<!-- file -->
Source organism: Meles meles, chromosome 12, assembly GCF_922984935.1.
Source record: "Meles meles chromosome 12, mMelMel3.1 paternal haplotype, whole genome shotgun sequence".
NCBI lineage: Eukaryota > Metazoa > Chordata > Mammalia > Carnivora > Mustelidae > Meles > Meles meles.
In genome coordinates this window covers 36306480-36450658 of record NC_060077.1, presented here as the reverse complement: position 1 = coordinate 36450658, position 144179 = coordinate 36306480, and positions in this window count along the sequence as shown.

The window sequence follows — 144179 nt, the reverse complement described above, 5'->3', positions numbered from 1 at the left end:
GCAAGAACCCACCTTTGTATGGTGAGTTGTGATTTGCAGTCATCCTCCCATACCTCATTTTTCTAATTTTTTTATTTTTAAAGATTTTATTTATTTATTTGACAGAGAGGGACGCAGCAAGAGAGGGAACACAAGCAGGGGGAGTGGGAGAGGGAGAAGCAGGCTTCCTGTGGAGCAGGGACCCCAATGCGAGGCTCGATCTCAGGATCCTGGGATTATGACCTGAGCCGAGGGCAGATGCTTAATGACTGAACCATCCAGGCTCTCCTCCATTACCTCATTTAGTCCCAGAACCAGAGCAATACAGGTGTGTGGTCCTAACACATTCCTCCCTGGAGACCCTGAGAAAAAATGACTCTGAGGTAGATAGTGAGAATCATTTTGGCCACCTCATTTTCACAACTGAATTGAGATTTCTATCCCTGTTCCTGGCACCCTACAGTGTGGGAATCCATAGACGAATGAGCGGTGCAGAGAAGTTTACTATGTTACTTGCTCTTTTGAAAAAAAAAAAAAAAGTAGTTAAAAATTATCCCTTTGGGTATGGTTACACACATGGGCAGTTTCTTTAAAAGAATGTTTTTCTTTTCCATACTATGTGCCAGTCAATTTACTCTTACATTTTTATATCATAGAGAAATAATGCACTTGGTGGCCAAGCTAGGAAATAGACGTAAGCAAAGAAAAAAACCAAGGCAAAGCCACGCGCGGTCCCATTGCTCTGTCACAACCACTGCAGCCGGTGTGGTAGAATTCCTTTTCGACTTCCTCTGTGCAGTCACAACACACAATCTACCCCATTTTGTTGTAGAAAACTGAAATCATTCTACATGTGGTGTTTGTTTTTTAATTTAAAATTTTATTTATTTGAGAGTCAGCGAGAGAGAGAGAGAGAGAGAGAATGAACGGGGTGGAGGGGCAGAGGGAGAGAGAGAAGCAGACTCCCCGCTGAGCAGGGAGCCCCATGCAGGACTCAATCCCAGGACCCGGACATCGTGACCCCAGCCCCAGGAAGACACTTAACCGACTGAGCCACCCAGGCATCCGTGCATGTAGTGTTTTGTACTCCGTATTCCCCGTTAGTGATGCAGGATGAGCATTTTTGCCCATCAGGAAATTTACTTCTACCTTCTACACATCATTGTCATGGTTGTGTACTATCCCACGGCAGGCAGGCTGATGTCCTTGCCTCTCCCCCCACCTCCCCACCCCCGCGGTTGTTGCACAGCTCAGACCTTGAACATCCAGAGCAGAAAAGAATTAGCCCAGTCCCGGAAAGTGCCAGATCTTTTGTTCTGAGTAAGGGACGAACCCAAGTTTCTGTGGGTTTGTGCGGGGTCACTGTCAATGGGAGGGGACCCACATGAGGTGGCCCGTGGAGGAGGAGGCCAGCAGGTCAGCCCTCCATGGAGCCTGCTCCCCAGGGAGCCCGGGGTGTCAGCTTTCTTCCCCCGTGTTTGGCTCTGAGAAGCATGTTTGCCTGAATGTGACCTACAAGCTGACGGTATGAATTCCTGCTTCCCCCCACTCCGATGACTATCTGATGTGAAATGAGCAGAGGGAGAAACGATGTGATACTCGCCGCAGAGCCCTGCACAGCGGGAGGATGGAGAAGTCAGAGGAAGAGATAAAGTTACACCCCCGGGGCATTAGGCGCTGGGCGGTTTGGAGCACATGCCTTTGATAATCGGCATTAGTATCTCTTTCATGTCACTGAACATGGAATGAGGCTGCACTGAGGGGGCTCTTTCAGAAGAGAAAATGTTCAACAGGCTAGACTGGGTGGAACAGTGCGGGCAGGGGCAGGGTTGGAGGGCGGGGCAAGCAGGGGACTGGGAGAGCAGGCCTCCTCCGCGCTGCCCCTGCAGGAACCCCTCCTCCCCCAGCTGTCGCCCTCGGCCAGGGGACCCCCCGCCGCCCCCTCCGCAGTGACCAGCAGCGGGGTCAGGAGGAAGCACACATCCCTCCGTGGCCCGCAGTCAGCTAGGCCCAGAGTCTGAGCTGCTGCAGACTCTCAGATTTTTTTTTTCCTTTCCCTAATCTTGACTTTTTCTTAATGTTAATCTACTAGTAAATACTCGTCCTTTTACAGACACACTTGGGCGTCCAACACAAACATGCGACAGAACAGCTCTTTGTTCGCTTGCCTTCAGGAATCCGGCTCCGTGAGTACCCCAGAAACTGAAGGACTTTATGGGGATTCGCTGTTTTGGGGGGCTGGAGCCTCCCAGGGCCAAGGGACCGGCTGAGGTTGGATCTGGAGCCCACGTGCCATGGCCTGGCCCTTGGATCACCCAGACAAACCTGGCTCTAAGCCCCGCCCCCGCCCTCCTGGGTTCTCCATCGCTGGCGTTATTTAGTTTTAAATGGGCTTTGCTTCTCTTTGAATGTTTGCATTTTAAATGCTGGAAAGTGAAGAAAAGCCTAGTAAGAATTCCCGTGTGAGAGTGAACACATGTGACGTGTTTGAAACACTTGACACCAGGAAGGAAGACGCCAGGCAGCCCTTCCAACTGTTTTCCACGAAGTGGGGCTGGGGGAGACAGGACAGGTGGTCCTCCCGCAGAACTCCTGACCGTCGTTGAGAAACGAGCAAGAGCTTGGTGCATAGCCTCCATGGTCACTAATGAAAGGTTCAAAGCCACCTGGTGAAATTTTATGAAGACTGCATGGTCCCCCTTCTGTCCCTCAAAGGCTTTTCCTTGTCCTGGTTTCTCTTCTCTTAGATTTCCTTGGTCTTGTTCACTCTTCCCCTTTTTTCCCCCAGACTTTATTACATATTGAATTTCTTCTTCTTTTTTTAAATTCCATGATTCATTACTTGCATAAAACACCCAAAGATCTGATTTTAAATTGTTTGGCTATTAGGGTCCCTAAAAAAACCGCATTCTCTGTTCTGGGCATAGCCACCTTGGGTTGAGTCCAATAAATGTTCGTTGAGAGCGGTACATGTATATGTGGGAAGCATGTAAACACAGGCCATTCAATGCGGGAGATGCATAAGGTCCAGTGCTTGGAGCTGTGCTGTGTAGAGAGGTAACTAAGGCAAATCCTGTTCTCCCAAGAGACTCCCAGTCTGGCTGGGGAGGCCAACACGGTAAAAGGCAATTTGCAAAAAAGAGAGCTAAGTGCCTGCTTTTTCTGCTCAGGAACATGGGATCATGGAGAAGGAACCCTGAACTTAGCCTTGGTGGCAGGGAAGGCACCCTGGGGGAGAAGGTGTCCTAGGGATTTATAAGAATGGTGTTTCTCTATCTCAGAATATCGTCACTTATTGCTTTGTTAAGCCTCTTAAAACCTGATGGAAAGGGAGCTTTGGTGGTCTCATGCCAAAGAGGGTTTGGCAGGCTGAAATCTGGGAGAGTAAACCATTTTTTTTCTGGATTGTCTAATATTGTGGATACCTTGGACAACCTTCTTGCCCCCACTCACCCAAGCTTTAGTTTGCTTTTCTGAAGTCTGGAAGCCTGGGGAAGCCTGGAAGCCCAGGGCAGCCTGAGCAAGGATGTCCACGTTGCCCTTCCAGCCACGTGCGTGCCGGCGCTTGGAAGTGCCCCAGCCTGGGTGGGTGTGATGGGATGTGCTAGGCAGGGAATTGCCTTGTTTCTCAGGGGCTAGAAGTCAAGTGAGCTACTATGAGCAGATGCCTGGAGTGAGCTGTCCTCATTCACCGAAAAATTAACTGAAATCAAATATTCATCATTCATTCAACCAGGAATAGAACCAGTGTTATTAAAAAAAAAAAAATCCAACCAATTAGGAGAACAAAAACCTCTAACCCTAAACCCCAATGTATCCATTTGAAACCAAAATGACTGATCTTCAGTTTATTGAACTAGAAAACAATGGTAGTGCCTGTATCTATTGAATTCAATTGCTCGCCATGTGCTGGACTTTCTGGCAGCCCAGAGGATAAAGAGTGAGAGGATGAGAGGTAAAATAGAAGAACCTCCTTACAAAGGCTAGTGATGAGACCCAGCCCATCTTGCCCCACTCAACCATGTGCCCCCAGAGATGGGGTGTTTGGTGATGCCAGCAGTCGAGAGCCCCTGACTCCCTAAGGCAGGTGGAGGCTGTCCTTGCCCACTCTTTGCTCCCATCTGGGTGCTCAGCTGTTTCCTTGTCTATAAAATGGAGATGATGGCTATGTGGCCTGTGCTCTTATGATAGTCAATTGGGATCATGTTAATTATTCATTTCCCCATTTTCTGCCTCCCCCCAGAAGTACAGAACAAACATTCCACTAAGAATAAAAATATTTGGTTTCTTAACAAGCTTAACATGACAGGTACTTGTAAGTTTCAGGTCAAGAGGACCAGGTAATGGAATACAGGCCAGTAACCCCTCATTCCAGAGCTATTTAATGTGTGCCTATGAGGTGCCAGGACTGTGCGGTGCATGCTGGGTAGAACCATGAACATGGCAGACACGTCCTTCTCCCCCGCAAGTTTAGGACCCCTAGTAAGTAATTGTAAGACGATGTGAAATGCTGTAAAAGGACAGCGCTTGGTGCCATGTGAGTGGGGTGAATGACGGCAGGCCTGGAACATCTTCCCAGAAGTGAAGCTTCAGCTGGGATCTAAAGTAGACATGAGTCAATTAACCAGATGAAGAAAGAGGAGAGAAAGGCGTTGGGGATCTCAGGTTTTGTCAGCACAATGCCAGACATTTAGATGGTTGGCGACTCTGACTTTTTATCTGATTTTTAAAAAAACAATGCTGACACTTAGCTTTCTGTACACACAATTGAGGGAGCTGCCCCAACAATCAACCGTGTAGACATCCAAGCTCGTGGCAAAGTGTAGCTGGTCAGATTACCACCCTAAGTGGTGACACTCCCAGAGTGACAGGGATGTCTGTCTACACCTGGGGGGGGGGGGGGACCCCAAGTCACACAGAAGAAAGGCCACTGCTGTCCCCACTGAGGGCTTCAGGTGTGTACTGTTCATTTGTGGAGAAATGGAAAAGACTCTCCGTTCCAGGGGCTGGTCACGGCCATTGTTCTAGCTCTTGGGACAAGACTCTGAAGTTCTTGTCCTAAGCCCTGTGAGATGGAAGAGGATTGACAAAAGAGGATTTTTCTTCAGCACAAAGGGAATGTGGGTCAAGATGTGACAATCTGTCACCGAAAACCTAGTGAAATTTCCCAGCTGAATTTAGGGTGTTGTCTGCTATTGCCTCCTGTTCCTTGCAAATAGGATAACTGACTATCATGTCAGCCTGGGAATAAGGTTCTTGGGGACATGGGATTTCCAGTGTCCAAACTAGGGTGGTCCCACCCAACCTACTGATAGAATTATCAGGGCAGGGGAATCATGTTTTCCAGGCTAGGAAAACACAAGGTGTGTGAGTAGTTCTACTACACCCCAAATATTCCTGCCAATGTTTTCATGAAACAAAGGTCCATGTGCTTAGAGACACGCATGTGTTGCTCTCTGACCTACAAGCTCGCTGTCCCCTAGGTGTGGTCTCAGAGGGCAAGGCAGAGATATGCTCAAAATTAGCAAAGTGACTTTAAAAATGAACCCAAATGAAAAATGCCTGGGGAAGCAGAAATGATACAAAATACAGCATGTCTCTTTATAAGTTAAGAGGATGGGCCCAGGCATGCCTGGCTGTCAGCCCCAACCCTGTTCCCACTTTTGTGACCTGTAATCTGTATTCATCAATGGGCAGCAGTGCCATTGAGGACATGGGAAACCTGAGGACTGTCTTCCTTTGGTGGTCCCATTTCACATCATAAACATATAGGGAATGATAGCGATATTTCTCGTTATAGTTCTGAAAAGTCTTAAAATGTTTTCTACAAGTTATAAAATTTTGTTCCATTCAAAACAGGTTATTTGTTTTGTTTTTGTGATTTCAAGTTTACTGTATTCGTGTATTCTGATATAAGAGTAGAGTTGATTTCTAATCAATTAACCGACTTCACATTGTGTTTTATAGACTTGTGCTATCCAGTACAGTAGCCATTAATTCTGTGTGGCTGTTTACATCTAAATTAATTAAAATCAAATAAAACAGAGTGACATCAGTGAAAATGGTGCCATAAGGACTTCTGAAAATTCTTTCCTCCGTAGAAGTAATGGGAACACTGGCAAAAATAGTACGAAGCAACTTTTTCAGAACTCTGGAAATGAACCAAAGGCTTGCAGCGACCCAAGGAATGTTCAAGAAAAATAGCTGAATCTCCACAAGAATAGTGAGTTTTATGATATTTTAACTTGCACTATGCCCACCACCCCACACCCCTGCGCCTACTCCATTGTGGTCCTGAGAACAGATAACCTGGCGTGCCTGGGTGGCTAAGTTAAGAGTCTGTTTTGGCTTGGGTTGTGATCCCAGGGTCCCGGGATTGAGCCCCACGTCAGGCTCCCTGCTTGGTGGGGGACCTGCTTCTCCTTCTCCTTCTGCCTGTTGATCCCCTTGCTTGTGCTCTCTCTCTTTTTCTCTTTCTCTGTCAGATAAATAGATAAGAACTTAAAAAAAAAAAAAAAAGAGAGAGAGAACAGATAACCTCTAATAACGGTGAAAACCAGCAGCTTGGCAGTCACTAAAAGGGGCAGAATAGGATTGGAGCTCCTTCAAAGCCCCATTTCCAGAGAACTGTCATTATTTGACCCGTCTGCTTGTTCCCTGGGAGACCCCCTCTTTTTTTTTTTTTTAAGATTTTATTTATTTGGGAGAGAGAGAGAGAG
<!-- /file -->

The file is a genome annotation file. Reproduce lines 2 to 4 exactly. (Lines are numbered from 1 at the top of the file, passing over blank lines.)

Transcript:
Source record: "Meles meles chromosome 12, mMelMel3.1 paternal haplotype, whole genome shotgun sequence".
NCBI lineage: Eukaryota > Metazoa > Chordata > Mammalia > Carnivora > Mustelidae > Meles > Meles meles.
In genome coordinates this window covers 36306480-36450658 of record NC_060077.1, presented here as the reverse complement: position 1 = coordinate 36450658, position 144179 = coordinate 36306480, and positions in this window count along the sequence as shown.